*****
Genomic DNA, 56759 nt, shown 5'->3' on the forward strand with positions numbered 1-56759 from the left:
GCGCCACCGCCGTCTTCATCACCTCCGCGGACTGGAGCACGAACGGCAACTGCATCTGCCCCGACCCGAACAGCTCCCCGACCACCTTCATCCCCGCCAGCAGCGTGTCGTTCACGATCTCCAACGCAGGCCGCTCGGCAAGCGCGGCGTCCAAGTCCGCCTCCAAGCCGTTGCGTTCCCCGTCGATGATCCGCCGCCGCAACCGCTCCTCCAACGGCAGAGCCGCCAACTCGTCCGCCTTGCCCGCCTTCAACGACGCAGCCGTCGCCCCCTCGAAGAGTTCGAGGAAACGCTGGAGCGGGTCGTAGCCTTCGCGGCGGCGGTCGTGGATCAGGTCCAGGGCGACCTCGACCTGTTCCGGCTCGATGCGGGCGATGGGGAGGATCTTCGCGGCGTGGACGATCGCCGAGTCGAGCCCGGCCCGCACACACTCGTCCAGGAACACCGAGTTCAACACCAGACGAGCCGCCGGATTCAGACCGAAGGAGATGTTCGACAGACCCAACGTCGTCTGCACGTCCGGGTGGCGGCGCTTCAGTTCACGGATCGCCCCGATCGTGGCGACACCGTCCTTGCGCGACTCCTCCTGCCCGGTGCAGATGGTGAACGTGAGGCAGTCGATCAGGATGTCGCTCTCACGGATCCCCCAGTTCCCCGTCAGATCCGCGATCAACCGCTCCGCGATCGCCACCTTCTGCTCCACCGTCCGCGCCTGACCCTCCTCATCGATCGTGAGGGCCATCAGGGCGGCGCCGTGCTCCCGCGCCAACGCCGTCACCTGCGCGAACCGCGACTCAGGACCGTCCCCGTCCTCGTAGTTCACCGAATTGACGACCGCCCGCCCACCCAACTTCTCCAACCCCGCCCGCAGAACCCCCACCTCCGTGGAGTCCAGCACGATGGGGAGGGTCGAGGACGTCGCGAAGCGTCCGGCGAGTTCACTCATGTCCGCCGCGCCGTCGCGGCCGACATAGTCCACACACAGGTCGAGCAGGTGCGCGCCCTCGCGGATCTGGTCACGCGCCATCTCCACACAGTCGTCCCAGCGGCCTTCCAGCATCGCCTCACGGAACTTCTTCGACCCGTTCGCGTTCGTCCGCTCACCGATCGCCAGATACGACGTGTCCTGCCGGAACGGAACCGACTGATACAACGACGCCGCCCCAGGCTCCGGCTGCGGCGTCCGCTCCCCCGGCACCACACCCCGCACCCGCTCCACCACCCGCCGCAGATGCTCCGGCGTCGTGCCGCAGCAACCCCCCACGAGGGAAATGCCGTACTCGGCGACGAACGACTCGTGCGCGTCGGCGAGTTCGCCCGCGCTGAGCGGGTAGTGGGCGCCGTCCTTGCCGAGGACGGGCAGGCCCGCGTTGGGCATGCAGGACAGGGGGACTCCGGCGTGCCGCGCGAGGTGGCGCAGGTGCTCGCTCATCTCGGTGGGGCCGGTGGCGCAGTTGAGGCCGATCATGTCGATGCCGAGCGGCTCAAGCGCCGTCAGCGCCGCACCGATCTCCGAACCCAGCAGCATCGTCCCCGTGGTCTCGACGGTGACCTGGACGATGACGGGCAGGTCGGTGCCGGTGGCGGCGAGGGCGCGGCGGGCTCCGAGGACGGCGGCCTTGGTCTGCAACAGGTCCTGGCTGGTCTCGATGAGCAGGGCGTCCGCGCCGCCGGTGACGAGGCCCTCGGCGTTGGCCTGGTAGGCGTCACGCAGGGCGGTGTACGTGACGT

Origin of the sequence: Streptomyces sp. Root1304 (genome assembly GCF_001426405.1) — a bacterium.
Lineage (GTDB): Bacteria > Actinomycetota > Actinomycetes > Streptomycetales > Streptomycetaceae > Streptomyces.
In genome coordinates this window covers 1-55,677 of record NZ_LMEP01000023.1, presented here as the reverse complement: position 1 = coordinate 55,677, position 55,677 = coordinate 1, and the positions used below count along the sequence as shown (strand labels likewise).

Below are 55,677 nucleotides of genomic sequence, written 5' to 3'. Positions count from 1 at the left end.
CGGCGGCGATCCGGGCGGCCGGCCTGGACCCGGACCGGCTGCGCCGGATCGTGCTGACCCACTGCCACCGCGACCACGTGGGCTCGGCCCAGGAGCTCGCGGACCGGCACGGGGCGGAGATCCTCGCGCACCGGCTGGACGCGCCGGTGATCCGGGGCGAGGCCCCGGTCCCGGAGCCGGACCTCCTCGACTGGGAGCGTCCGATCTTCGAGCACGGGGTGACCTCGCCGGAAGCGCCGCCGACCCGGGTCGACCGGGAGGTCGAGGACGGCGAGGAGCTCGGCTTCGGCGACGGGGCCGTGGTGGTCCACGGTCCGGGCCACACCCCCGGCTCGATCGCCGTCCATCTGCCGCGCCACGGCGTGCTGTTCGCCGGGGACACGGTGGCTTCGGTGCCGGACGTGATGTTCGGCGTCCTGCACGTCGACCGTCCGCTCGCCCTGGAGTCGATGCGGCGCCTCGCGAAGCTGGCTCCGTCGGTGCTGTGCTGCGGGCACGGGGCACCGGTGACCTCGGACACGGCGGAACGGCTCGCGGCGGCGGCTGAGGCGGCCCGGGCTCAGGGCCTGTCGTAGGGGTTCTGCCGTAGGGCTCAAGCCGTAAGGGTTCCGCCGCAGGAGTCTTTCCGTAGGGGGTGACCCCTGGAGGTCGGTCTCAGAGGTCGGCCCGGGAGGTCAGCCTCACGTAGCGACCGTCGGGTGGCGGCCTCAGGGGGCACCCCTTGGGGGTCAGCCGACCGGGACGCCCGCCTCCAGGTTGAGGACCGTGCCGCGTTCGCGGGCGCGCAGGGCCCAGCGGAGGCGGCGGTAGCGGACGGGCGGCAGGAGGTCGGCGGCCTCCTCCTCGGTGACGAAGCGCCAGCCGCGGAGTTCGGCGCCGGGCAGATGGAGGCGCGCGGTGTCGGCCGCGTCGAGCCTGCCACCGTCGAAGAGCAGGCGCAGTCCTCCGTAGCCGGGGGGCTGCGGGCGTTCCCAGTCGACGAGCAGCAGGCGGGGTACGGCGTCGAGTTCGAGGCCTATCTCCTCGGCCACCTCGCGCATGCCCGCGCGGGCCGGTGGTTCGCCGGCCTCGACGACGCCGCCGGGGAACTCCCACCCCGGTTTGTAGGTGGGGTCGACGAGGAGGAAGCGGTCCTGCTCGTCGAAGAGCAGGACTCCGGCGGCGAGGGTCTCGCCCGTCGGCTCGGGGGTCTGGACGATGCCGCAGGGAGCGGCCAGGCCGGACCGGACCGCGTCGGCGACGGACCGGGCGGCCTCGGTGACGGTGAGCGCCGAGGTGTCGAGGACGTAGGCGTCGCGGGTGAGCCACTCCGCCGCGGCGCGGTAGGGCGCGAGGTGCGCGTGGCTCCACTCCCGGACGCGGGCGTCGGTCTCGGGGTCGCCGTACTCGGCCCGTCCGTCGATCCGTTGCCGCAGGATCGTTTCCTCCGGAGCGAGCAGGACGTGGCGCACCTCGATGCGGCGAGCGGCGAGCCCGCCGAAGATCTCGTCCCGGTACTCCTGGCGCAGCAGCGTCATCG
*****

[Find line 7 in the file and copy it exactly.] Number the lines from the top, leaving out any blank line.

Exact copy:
CGGCGGCGATCCGGGCGGCCGGCCTGGACCCGGACCGGCTGCGCCGGATCGTGCTGACCCACTGCCACCGCGACCACGTGGGCTCGGCCCAGGAGCTCGCGGACCGGCACGGGGCGGAGATCCTCGCGCACCGGCTGGACGCGCCGGTGATCCGGGGCGAGGCCCCGGTCCCGGAGCCGGACCTCCTCGACTGGGAGCGTCCGATCTTCGAGCACGGGGTGACCTCGCCGGAAGCGCCGCCGACCCGGGTCGACCGGGAGGTCGAGGACGGCGAGGAGCTCGGCTTCGGCGACGGGGCCGTGGTGGTCCACGGTCCGGGCCACACCCCCGGCTCGATCGCCGTCCATCTGCCGCGCCACGGCGTGCTGTTCGCCGGGGACACGGTGGCTTCGGTGCCGGACGTGATGTTCGGCGTCCTGCACGTCGACCGTCCGCTCGCCCTGGAGTCGATGCGGCGCCTCGCGAAGCTGGCTCCGTCGGTGCTGTGCTGCGGGCACGGGGCACCGGTGACCTCGGACACGGCGGAACGGCTCGCGGCGGCGGCTGAGGCGGCCCGGGCTCAGGGCCTGTCGTAGGGGTTCTGCCGTAGGGCTCAAGCCGTAAGGGTTCCGCCGCAGGAGTCTTTCCGTAGGGGGTGACCCCTGGAGGTCGGTCTCAGAGGTCGGCCCGGGAGGTCAGCCTCACGTAGCGACCGTCGGGTGGCGGCCTCAGGGGGCACCCCTTGGGGGTCAGCCGACCGGGACGCCCGCCTCCAGGTTGAGGACCGTGCCGCGTTCGCGGGCGCGCAGGGCCCAGCGGAGGCGGCGGTAGCGGACGGGCGGCAGGAGGTCGGCGGCCTCCTCCTCGGTGACGAAGCGCCAGCCGCGGAGTTCGGCGCCGGGCAGATGGAGGCGCGCGGTGTCGGCCGCGTCGAGCCTGCCACCGTCGAAGAGCAGGCGCAGTCCTCCGTAGCCGGGGGGCTGCGGGCGTTCCCAGTCGACGAGCAGCAGGCGGGGTACGGCGTCGAGTTCGAGGCCTATCTCCTCGGCCACCTCGCGCATGCCCGCGCGGGCCGGTGGTTCGCCGGCCTCGACGACGCCGCCGGGGAACTCCCACCCCGGTTTGTAGGTGGGGTCGACGAGGAGGAAGCGGTCCTGCTCGTCGAAGAGCAGGACTCCGGCGGCGAGGGTCTCGCCCGTCGGCTCGGGGGTCTGGACGATGCCGCAGGGAGCGGCCAGGCCGGACCGGACCGCGTCGGCGACGGACCGGGCGGCCTCGGTGACGGTGAGCGCCGAGGTGTCGAGGACGTAGGCGTCGCGGGTGAGCCACTCCGCCGCGGCGCGGTAGGGCGCGAGGTGCGCGTGGCTCCACTCCCGGACGCGGGCGTCGGTCTCGGGGTCGCCGTACTCGGCCCGTCCGTCGATCCGTTGCCGCAGGATCGTTTCCTCCGGAGCGAGCAGGACGTGGCGCACCTCGATGCGGCGAGCGGCGAGCCCGCCGAAGATCTCGTCCCGGTACTCCTGGCGCAGCAGCGTCATCG